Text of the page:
Mar 13th 2016 07:14 pm |
One of the best moments when doing historical research comes when a source inspires this thought: “I can’t believe this exists!” I had one of these moments recently while researching the 1930 Kentucky Derby. I found an online archive at the University of South Carolina that included three reels of film footage from the day at Churchill Downs when Gallant Fox won the Derby. The reels are outtakes from the Fox Movietone News collection – a collection that has been at the university since 1979.
While the reels are well worth a look in their entirety, the clip that stopped me in my tracks was of race caller Clem McCarthy. When I first watched it I thought it was footage of him calling the 1930 Derby. After a second viewing it turned out that it was a re-enactment of him calling the race after it concluded (this will become apparent when you watch it).
Clem McCarthy is a legend in sports broadcasting and horse racing was his primary sport. He called every Kentucky Derby from 1928 to 1951 and was the first person to announce a race over a public address system at Arlington Park in Chicago in 1927. Perhaps his most famous call came in 1938 when he called Seabiscuit a “winner by four lengths” over War Admiral at Pimlico to a radio audience estimated at 40 million listeners. While many race fans will be familiar with the voice, the clip from the Fox Movietone footage offers a rare view of one of the most iconic voices from the earliest days of sports broadcasting. McCarthy “invented” the fast talking staccato delivery of race callers that has become a well-worn but accurate cliche of the era.
Evaluating McCarthy in the context of his era solidifies his significant place in racing history. Consider this: In 1930, the art of describing a sporting event and broadcasting it live to an audience was less than ten years old. The 1930 Kentucky Derby was just the sixth time that fans could experience the race as it happened over the radio (the first broadcast came in 1925). When McCarthy was announcing the Kentucky Derby in 1930 he was among a small group of men developing a new type of on-the-spot storytelling delivered live to sports fans.
In David Halberstam’s Sports on New York Radio, he named Clem McCarthy the “founding father” of horse racing announcers. Halberstam wrote this of McCarthy:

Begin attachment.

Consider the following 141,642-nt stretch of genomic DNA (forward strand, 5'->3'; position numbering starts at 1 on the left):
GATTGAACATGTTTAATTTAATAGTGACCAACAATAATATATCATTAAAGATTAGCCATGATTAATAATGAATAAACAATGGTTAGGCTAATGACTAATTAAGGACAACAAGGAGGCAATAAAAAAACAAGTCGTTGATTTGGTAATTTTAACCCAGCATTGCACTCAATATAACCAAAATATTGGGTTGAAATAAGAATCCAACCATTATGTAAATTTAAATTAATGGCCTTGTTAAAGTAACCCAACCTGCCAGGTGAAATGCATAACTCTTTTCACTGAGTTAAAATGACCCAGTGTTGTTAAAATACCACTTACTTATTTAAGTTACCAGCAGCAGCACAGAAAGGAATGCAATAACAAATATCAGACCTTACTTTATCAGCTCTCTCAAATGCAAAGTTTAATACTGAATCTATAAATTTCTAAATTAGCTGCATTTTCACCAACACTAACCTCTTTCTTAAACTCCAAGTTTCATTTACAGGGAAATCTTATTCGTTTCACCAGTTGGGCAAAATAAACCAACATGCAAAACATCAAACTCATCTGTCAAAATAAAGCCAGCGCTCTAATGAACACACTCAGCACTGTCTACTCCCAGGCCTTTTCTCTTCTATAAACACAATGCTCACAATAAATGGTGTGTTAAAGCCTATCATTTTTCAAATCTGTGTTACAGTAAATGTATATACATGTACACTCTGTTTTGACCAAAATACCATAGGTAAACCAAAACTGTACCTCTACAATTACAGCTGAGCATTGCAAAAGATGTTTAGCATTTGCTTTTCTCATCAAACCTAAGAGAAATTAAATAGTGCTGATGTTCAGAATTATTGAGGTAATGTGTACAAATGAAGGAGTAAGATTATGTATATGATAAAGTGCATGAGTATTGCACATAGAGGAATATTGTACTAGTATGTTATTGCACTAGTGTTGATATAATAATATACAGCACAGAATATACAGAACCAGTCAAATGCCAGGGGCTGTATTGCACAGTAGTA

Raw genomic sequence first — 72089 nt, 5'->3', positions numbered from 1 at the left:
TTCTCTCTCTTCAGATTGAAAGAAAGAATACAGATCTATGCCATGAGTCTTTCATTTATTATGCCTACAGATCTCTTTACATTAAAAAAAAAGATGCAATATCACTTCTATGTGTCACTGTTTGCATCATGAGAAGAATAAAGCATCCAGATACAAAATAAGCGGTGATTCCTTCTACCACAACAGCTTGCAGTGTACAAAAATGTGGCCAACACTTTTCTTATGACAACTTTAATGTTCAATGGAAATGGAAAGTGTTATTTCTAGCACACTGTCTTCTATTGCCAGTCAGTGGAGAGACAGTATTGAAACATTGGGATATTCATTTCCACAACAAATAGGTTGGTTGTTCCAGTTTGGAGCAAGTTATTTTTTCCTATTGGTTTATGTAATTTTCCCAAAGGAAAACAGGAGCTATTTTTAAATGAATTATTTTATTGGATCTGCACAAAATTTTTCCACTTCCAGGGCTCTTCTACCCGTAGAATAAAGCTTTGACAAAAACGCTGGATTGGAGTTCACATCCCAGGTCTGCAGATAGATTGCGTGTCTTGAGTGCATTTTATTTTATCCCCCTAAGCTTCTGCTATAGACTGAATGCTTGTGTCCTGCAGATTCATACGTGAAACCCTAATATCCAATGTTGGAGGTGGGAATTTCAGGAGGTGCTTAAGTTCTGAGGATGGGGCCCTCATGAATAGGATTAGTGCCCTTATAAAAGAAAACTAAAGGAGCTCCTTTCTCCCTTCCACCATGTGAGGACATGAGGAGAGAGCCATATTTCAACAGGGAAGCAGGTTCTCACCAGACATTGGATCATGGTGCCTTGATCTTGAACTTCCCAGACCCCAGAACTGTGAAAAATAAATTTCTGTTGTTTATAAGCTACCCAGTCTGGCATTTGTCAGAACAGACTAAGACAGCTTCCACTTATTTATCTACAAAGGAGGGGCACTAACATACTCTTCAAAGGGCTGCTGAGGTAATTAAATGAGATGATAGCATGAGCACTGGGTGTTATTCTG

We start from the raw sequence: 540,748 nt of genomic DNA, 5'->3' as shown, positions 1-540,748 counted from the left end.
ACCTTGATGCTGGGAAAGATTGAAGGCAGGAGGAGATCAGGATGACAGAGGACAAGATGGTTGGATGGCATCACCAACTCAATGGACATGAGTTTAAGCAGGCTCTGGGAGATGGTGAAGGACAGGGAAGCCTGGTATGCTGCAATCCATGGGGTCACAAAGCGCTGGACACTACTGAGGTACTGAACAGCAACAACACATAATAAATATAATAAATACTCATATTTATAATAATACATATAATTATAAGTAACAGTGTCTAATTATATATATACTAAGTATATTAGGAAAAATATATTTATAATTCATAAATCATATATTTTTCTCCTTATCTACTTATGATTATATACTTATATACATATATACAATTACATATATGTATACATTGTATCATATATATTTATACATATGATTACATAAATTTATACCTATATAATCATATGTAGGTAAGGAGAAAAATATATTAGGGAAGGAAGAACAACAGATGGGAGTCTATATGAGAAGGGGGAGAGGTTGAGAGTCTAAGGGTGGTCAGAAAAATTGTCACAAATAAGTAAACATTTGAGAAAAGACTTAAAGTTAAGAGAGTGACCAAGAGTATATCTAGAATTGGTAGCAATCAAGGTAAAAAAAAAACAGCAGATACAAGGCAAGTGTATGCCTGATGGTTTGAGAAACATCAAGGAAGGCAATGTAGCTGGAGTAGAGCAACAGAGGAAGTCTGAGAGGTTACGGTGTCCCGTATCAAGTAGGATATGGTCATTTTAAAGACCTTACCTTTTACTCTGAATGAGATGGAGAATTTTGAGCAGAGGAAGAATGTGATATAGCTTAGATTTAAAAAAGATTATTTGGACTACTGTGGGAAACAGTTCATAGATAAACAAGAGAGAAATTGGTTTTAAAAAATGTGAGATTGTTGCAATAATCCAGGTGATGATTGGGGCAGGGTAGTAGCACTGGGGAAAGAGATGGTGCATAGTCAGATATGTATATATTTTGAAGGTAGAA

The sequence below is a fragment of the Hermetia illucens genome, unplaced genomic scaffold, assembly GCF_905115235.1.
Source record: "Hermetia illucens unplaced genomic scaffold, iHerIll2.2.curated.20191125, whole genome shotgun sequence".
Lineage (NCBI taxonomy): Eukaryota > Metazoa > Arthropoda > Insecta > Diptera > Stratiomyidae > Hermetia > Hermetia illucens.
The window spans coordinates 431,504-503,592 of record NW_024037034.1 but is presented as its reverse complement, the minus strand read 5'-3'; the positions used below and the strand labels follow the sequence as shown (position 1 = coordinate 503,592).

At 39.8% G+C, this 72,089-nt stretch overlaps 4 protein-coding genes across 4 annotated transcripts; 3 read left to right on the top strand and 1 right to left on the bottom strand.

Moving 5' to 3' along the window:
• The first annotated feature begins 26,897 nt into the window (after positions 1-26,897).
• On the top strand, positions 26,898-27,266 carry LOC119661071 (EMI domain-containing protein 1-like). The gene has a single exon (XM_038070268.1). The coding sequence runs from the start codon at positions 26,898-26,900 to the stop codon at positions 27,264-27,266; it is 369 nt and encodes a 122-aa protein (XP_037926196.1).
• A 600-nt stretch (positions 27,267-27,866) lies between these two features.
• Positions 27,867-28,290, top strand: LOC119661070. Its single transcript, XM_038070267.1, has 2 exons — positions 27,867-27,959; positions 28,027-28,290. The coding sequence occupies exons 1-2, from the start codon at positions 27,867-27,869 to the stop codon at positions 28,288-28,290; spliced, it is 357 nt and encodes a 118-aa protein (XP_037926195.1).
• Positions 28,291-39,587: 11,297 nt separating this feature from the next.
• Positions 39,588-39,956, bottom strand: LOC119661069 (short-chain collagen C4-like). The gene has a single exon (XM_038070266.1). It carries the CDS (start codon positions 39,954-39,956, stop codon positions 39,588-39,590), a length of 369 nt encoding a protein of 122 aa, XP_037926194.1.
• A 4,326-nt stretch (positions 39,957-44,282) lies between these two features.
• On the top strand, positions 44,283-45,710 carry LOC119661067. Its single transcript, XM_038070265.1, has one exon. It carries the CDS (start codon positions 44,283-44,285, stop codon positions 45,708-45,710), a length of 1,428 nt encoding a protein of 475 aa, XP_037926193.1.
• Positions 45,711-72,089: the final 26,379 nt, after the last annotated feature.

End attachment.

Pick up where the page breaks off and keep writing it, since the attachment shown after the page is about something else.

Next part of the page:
Clem was truly thrilling. Yet he built his reputation on painting an impeccably accurate mind-picture. His voice was so distinct it was almost indescribable. On the one hand it was gravelly, but on the other hand it was mellifluous. There was almost a whiskey tenor to it. If you heard it, you would never misidentify it.”
This clip of Clem McCarthy from the 1930 Derby has its limitations — the fact that it’s a re-enactment being the most obvious — but it is significant. I would venture a guess that it’s among the earliest pieces of motion picture film showing a horse racing announcer plying his trade. As I said at the start, I can’t believe this exists. Here it is:
This footage of McCarthy wasn’t used in the final cut of the newsreel. A version of the finished newsreel can be seen on YouTube that includes reports of all three 1930 Triple Crown races narrated by…you guessed it…Clem McCarthy! The newsreel starts with the Preakness which was run before the Derby in 1930. The Preakness report includes a brief clip of Clem McCarthy in action calling the race but doesn’t include the sound of the actual race call. Here is the newsreel reporting on the 1930 Triple Crown winner:
Sources, News and Notes
The source of the McCarthy clip is Fox Movietone News found in the Movie Picture Research Collections at the University of South Carolina. Fox Movietone was among the leading producers of newsreels that started in 1928 and folded in 1963 as television news made newsreels obsolete. The University of South Carolina has made a significant collection of outtakes from their Fox collection widely available online. Their reasonable use policies made it possible to share this wonderful clip of Clem McCarthy here at Colin’s Ghost.
David Halberstam, Sports on New York Radio, 1999
It’s fitting that I posted this on the same weekend as the biggest day of racing at Tampa Bay Downs. Of all active race callers today, Richard Grunder at Tampa has the voice and cadence most reminiscent of the old classic callers like McCarthy. It’s one of the reasons Mr Grunder is one of my favorites on the current racing scene. Here is a clip of Mr Grunder calling a race via YouTube
Thanks for reading and good luck!___________
Sources / Notes
- KDKA out of Pittsburgh was the first to broadcast boxing and baseball in 1921 [↩]